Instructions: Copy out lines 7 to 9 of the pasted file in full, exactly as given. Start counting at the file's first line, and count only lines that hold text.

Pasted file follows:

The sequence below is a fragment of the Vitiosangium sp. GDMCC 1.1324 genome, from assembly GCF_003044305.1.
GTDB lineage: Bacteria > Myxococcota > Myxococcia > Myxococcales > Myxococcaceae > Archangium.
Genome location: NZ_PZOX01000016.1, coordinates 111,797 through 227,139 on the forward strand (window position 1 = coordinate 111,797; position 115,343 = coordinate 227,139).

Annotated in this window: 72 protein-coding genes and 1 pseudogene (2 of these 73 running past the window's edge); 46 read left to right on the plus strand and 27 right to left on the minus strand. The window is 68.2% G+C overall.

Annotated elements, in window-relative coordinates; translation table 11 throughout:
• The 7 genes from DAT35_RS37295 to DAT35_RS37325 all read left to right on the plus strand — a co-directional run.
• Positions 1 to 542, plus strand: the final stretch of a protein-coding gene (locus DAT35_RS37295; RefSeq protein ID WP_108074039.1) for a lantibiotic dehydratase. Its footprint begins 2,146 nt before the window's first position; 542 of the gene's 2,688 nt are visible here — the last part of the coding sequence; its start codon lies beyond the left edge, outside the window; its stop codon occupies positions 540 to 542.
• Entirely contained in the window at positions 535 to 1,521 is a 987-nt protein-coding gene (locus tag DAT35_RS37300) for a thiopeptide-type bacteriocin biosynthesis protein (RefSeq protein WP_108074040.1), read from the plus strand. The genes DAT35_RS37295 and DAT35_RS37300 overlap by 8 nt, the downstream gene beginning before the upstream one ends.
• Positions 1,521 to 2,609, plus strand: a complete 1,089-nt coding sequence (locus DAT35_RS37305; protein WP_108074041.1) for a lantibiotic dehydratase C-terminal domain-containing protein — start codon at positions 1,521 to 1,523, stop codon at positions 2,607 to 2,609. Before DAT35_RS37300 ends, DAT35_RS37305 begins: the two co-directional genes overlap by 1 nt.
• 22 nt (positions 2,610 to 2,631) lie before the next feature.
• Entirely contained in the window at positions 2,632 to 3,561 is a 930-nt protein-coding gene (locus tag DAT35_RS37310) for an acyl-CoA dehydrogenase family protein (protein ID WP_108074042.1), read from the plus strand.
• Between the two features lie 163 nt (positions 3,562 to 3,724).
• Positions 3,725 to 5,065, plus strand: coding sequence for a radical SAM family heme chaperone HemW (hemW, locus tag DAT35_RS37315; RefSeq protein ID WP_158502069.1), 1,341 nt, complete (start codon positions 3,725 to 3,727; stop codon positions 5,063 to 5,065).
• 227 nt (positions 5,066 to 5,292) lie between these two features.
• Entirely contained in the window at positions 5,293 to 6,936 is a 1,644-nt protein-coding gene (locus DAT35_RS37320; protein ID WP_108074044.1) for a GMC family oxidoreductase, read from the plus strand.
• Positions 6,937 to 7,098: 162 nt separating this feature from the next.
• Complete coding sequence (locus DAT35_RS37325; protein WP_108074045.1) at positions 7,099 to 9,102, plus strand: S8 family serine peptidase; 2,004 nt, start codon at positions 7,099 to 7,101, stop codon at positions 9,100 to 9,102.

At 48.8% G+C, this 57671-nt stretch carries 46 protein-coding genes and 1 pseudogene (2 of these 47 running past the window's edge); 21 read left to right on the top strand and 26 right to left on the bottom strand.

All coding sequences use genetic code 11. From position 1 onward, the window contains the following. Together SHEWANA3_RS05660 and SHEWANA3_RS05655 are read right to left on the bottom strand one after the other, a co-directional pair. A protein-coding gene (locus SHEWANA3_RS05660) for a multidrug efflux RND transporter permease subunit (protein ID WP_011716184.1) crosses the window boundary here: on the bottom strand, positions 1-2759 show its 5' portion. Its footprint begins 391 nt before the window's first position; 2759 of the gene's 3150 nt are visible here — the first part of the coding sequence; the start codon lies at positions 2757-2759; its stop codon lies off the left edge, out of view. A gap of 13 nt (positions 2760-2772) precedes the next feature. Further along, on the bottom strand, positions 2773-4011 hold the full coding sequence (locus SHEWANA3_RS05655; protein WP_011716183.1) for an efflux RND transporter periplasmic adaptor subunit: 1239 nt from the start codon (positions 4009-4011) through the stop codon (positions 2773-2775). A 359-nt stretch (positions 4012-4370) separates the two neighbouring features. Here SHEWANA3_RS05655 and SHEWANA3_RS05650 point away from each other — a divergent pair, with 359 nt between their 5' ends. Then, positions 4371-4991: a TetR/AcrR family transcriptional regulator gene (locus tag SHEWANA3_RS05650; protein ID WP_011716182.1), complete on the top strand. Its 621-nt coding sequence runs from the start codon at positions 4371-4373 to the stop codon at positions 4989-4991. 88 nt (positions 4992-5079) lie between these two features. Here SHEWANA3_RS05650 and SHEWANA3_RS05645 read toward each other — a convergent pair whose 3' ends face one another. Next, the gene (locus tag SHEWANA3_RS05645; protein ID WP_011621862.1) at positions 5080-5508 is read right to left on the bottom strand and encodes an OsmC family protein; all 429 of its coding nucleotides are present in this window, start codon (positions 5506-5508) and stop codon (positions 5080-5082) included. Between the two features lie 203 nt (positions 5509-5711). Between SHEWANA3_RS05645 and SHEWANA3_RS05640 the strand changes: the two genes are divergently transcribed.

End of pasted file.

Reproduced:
• Positions 1 to 542, plus strand: the final stretch of a protein-coding gene (locus DAT35_RS37295; RefSeq protein ID WP_108074039.1) for a lantibiotic dehydratase. Its footprint begins 2,146 nt before the window's first position; 542 of the gene's 2,688 nt are visible here — the last part of the coding sequence; its start codon lies beyond the left edge, outside the window; its stop codon occupies positions 540 to 542.
• Entirely contained in the window at positions 535 to 1,521 is a 987-nt protein-coding gene (locus tag DAT35_RS37300) for a thiopeptide-type bacteriocin biosynthesis protein (RefSeq protein WP_108074040.1), read from the plus strand. The genes DAT35_RS37295 and DAT35_RS37300 overlap by 8 nt, the downstream gene beginning before the upstream one ends.
• Positions 1,521 to 2,609, plus strand: a complete 1,089-nt coding sequence (locus DAT35_RS37305; protein WP_108074041.1) for a lantibiotic dehydratase C-terminal domain-containing protein — start codon at positions 1,521 to 1,523, stop codon at positions 2,607 to 2,609. Before DAT35_RS37300 ends, DAT35_RS37305 begins: the two co-directional genes overlap by 1 nt.